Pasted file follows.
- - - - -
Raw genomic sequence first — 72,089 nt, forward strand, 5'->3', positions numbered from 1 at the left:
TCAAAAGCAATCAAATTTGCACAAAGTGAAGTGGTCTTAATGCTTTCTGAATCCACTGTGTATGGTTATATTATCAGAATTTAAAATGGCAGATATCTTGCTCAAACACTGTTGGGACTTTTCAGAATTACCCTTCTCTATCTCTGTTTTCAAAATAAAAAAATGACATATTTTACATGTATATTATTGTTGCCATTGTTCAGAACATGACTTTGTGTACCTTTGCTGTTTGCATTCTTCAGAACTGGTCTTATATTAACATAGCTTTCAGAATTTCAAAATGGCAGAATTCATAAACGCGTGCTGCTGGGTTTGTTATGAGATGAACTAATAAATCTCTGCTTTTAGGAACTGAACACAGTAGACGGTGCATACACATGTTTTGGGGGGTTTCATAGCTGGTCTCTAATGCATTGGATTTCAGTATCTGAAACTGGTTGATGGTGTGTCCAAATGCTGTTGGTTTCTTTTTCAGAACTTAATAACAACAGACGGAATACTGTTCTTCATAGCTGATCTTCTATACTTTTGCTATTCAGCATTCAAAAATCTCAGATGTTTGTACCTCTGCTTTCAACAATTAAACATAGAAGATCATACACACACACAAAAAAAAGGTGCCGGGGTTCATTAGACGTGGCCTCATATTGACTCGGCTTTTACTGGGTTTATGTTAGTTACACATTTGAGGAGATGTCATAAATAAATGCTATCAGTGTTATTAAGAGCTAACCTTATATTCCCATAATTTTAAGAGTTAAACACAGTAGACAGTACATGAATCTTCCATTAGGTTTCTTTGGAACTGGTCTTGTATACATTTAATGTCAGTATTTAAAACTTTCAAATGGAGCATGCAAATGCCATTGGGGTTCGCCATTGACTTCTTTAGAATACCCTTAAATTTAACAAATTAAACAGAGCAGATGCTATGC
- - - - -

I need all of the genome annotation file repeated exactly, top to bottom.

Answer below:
Raw genomic sequence first — 72,089 nt, forward strand, 5'->3', positions numbered from 1 at the left:
TCAAAAGCAATCAAATTTGCACAAAGTGAAGTGGTCTTAATGCTTTCTGAATCCACTGTGTATGGTTATATTATCAGAATTTAAAATGGCAGATATCTTGCTCAAACACTGTTGGGACTTTTCAGAATTACCCTTCTCTATCTCTGTTTTCAAAATAAAAAAATGACATATTTTACATGTATATTATTGTTGCCATTGTTCAGAACATGACTTTGTGTACCTTTGCTGTTTGCATTCTTCAGAACTGGTCTTATATTAACATAGCTTTCAGAATTTCAAAATGGCAGAATTCATAAACGCGTGCTGCTGGGTTTGTTATGAGATGAACTAATAAATCTCTGCTTTTAGGAACTGAACACAGTAGACGGTGCATACACATGTTTTGGGGGGTTTCATAGCTGGTCTCTAATGCATTGGATTTCAGTATCTGAAACTGGTTGATGGTGTGTCCAAATGCTGTTGGTTTCTTTTTCAGAACTTAATAACAACAGACGGAATACTGTTCTTCATAGCTGATCTTCTATACTTTTGCTATTCAGCATTCAAAAATCTCAGATGTTTGTACCTCTGCTTTCAACAATTAAACATAGAAGATCATACACACACACAAAAAAAAGGTGCCGGGGTTCATTAGACGTGGCCTCATATTGACTCGGCTTTTACTGGGTTTATGTTAGTTACACATTTGAGGAGATGTCATAAATAAATGCTATCAGTGTTATTAAGAGCTAACCTTATATTCCCATAATTTTAAGAGTTAAACACAGTAGACAGTACATGAATCTTCCATTAGGTTTCTTTGGAACTGGTCTTGTATACATTTAATGTCAGTATTTAAAACTTTCAAATGGAGCATGCAAATGCCATTGGGGTTCGCCATTGACTTCTTTAGAATACCCTTAAATTTAACAAATTAAACAGAGCAGATGCTATGC